So they became kind of a “community research group,” starting with existing nutritional data on diets that support psychological, immune, reproductive and muscular systems health and putting them together into to a holistic, plant-based, “slow food” diet, which they call the “just diet.” (just as in “justice”) To avoid the hype of miracle diets and fad trends, they asked folks who took up their suggestions to track various health indicators related to their physical and mental health to create a kind of “crowdsourced” approach to evaluating impact. Data they share in an anonymized pool of health indicators could one day grow large enough to be scientifically significant, while focusing today on word-of-mouth promotion rather than sweeping promises to attract new people. As a general principle, the diet seeks to be “regenerative” rather than “extractive” in sourcing ingredients, based on the principle that the violence of extracting raw materials, sometimes from thousands of miles away without regenerating natural ecosystems, is a key part of our current global health and environmental crisis.

This is truly the broadest overview of Cambio di Marea, for they themselves have avoided significant promotion or codification of principles because they consider their work to be research rather than evangelism. (Though they’ve come highly recommended by a significant local following of folks who’ve experienced very positive results from their diet or seeking treatment in their practices.)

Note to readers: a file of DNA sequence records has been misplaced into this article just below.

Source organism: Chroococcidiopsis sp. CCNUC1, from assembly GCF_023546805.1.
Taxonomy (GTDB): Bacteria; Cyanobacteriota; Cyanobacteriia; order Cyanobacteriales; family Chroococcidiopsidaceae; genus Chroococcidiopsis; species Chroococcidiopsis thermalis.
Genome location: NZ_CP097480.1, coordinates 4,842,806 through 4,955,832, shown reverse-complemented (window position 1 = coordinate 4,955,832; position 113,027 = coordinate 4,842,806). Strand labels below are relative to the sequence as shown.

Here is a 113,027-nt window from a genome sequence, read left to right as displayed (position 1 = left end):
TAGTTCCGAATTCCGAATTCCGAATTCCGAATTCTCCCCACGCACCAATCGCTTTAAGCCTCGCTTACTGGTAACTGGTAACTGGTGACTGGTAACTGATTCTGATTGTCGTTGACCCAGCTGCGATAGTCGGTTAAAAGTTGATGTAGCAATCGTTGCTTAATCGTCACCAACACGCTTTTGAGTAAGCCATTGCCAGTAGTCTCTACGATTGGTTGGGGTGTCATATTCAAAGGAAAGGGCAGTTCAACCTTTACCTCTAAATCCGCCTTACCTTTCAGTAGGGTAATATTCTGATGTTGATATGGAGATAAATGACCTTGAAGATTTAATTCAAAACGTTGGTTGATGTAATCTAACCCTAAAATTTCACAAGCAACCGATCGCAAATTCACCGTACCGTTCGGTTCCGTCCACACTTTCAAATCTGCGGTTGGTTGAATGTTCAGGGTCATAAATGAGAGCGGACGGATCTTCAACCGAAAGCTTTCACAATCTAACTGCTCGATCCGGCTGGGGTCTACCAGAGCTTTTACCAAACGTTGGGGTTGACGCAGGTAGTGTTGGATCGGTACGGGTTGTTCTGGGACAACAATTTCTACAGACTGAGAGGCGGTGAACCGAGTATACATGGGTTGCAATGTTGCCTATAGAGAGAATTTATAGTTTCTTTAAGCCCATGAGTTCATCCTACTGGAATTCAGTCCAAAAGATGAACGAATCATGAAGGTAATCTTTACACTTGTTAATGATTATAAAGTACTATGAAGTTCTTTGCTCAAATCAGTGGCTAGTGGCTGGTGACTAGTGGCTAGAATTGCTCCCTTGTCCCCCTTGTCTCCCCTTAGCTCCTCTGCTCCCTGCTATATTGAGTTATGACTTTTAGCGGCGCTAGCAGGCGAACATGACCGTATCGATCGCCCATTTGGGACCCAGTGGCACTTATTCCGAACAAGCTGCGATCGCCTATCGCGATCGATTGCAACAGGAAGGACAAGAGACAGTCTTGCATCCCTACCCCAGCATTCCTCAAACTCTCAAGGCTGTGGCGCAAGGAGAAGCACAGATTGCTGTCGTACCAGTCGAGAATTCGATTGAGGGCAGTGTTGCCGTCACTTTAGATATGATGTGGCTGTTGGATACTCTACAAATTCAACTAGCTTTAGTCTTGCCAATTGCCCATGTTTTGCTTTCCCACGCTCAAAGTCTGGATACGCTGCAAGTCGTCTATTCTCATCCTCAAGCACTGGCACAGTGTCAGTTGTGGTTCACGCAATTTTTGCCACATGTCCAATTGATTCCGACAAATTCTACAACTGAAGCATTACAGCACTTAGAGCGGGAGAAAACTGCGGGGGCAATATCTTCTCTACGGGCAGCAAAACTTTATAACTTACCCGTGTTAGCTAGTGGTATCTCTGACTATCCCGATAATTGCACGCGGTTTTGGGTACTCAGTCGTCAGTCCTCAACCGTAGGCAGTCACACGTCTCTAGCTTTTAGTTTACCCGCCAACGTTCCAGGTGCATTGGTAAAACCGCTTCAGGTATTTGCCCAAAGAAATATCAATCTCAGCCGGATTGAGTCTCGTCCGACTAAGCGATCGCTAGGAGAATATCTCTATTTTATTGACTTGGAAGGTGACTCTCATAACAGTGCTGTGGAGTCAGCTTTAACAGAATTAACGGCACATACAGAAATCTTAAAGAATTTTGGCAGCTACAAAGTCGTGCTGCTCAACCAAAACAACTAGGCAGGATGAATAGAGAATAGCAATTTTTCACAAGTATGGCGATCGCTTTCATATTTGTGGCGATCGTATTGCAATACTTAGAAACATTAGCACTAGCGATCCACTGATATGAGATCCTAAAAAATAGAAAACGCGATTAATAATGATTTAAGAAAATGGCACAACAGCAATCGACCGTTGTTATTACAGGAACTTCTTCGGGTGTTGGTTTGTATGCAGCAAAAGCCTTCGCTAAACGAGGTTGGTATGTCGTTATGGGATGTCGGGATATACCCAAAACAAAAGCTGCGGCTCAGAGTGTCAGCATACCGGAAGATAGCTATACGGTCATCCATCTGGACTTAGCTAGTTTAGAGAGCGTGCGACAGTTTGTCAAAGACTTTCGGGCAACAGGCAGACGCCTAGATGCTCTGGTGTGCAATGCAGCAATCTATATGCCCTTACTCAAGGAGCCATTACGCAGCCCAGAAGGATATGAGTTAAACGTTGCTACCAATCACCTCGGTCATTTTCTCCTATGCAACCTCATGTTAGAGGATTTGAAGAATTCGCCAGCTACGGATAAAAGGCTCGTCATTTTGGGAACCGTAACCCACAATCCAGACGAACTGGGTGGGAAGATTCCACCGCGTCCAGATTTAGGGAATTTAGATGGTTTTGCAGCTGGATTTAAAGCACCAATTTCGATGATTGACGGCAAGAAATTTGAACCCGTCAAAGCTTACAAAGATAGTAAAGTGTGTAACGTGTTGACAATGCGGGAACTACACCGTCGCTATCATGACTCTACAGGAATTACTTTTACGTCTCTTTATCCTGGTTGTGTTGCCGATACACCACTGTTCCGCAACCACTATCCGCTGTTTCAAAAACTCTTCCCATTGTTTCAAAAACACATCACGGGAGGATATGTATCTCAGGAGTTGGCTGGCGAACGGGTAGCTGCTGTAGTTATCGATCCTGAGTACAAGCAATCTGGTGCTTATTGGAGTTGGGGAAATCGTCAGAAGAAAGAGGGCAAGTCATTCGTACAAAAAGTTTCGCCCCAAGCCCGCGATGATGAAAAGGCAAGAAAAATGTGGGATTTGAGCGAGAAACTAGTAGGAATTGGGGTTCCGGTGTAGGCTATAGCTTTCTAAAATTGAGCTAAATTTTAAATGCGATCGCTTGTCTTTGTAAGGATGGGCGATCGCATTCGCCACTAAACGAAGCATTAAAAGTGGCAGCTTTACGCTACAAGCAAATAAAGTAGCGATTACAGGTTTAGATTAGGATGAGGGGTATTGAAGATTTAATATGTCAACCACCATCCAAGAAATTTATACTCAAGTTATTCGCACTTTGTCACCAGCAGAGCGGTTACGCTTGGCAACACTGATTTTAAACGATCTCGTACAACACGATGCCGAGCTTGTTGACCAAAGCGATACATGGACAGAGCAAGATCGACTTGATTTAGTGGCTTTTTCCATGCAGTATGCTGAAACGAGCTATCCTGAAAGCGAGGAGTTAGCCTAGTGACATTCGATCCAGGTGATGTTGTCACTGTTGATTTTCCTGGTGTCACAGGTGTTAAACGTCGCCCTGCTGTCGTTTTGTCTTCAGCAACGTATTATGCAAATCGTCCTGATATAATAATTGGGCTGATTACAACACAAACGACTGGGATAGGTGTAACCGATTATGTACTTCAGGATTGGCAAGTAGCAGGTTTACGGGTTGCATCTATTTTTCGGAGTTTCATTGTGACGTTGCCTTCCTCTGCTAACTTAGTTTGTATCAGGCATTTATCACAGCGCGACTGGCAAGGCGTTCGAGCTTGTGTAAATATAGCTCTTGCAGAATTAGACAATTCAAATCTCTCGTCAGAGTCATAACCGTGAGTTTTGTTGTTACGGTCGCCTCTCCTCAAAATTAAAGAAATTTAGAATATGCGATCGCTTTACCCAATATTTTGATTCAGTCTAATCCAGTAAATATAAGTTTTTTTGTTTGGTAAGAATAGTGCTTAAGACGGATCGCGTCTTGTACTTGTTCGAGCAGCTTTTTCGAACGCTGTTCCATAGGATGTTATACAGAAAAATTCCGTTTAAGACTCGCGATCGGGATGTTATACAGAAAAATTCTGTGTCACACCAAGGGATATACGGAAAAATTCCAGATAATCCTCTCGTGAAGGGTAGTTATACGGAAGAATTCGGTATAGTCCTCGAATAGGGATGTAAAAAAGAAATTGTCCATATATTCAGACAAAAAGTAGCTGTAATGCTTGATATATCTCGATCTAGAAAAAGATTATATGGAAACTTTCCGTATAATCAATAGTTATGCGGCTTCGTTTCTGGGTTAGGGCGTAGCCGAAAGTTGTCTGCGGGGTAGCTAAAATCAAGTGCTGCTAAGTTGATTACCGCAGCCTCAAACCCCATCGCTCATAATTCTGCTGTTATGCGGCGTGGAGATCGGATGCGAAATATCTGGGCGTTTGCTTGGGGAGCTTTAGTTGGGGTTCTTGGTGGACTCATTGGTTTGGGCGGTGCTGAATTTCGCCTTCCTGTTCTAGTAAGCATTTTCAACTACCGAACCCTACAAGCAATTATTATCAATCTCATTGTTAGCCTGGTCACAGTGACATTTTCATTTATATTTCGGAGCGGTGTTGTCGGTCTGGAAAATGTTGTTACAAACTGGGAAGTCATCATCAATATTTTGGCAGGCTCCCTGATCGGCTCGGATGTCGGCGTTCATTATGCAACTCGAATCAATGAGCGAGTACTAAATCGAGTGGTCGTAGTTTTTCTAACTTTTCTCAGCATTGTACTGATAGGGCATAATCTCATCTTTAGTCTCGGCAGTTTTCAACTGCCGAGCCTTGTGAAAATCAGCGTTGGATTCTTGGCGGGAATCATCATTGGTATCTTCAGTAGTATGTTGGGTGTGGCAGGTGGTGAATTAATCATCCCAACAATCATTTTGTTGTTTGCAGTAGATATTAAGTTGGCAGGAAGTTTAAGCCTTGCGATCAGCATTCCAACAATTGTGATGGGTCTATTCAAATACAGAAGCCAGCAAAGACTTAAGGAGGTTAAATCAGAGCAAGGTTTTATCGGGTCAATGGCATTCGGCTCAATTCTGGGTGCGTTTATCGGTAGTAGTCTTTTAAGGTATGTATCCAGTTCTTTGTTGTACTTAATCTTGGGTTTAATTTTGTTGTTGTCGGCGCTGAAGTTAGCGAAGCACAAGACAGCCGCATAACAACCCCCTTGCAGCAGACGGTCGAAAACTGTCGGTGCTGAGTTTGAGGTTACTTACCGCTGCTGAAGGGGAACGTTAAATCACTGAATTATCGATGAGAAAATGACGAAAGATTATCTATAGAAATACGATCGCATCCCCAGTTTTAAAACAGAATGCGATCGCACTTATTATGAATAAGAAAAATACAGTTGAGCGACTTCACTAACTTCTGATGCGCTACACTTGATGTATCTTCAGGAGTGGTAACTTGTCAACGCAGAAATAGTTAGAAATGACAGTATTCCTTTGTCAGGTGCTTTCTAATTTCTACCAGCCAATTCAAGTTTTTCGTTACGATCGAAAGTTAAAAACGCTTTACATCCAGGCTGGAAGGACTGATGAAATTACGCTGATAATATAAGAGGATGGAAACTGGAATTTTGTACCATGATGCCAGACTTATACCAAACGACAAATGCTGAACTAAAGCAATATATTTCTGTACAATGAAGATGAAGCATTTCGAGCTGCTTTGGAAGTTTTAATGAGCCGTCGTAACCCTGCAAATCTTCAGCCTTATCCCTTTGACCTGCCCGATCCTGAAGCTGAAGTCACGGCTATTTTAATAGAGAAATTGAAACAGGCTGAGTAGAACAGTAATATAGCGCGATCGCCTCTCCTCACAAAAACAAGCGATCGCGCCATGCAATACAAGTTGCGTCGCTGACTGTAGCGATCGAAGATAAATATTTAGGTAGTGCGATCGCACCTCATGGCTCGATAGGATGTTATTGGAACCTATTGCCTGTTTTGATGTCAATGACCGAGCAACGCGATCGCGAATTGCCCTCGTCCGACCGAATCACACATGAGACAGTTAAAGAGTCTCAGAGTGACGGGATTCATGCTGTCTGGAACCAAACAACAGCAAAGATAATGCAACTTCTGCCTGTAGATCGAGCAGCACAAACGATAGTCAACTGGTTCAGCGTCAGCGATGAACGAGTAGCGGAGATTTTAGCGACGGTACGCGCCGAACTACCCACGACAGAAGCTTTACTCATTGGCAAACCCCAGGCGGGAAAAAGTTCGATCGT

So in the spirit of inviting you into the Italian tradition, I’ll recount a few meals we’ve shared that mark our growing relationship:

Back in April, we first met the group at their current shared house outside of Cesena (about 20 miles away). 7 of them currently live in a somewhat cramped parish house in the rolling hills of Romagna, surrounded by vineyards. We sat down in their courtyard as several other families appeared spontaneously to join us for lunch. There were a number of small dishes of fermented and pickled veggies, several vegetable and grain salads and a gluten-free pasta dish. (You will have to forgive that fact that as an adopted rather than native Italian, I miss many of the details of each dish but the atmosphere was welcoming and even our oldest who’s become rather picky lately found something he’d eat.) We also really clicked as a family which each member of their group, playing together and immediately sharing ideas for a future collaboration. They had plans and materials to set up an aquaponic system (a kind of closed loop hydroponic system using fish to fertilize plants which in turn provide fodder and filter water before being recirculated to the fish) but the location they’d been scoping nearby had recently fell through. We quickly set up plans to form a joint project here at our farm.

Gabriele and Stefano set up the first run of our aquaponic system, with a local expert on the line.